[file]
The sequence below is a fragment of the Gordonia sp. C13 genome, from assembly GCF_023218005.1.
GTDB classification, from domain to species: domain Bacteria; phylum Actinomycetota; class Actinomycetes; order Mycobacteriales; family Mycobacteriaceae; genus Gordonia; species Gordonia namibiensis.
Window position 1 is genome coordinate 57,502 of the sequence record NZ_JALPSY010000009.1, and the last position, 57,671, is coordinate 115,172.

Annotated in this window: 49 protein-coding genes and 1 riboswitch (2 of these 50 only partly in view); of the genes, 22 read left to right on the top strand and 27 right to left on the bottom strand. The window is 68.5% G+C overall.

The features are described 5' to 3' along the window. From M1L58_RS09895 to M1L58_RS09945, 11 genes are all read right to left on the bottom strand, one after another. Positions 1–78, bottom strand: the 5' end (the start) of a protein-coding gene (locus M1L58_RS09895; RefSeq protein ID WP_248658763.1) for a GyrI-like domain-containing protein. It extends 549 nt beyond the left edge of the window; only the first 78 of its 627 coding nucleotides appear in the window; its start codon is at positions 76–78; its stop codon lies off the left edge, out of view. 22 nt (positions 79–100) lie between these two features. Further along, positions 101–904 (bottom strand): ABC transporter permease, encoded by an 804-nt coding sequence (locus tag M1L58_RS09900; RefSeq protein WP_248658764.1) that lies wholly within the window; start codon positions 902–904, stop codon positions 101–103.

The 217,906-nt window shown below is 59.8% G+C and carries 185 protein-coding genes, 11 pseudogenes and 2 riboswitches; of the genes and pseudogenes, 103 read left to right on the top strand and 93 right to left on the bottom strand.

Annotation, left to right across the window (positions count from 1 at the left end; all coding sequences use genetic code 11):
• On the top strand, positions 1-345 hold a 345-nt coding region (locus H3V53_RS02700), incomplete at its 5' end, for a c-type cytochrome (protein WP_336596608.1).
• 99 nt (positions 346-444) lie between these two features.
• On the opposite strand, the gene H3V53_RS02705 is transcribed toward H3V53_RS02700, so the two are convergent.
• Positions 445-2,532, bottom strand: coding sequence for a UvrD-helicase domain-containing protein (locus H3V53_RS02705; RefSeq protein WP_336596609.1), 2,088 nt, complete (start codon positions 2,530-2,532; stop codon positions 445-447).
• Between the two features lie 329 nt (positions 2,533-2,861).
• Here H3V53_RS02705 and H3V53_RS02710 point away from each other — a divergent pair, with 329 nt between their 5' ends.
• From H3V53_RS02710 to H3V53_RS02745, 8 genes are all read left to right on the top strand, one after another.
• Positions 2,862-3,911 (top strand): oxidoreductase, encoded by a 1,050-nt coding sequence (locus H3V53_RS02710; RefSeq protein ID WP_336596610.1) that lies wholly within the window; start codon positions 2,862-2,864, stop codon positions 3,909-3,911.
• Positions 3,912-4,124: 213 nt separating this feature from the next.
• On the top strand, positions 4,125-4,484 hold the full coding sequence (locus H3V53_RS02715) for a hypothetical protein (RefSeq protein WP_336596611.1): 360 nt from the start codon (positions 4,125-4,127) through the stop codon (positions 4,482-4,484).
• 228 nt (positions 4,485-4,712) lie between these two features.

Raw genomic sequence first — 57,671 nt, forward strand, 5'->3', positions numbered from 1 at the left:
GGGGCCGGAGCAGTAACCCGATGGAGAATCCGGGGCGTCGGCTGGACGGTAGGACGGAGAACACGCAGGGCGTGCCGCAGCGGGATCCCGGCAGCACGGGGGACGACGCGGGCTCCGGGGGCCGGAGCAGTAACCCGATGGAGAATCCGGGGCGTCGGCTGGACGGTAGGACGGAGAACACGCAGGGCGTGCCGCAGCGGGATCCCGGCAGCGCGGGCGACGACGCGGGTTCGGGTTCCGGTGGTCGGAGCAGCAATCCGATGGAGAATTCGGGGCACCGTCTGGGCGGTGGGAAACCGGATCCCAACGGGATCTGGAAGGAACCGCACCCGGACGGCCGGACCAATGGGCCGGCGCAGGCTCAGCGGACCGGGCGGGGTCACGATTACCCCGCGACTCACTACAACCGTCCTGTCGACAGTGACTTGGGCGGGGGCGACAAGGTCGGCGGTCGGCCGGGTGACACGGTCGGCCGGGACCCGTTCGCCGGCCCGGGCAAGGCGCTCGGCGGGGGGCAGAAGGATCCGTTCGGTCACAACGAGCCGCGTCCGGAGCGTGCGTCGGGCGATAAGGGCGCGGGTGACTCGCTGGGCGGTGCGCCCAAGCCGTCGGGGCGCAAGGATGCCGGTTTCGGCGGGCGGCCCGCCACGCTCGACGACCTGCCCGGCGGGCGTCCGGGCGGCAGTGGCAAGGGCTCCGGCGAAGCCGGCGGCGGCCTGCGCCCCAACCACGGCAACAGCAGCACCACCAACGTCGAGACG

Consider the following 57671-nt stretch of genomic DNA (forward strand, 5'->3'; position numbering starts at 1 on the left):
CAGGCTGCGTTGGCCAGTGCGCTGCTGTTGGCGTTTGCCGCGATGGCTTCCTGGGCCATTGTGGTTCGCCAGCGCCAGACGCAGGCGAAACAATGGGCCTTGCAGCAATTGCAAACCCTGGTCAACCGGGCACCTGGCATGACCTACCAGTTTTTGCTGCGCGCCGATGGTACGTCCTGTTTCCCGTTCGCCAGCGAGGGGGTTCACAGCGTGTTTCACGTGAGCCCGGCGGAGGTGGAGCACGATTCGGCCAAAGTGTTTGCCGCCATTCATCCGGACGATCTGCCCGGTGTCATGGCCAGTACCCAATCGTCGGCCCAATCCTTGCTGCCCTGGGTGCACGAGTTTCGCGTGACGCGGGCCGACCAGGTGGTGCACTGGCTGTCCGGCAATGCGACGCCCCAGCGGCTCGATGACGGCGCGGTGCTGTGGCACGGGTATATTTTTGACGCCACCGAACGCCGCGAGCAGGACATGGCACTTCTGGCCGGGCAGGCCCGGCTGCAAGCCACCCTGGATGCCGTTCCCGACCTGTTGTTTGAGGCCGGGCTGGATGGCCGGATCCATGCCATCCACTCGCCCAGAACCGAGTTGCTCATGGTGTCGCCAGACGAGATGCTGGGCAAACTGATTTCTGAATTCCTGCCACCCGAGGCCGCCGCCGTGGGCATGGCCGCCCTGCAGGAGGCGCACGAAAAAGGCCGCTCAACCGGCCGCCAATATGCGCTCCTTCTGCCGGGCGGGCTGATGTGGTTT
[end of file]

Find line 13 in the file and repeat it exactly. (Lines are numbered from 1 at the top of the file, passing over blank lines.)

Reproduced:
• Here H3V53_RS02705 and H3V53_RS02710 point away from each other — a divergent pair, with 329 nt between their 5' ends.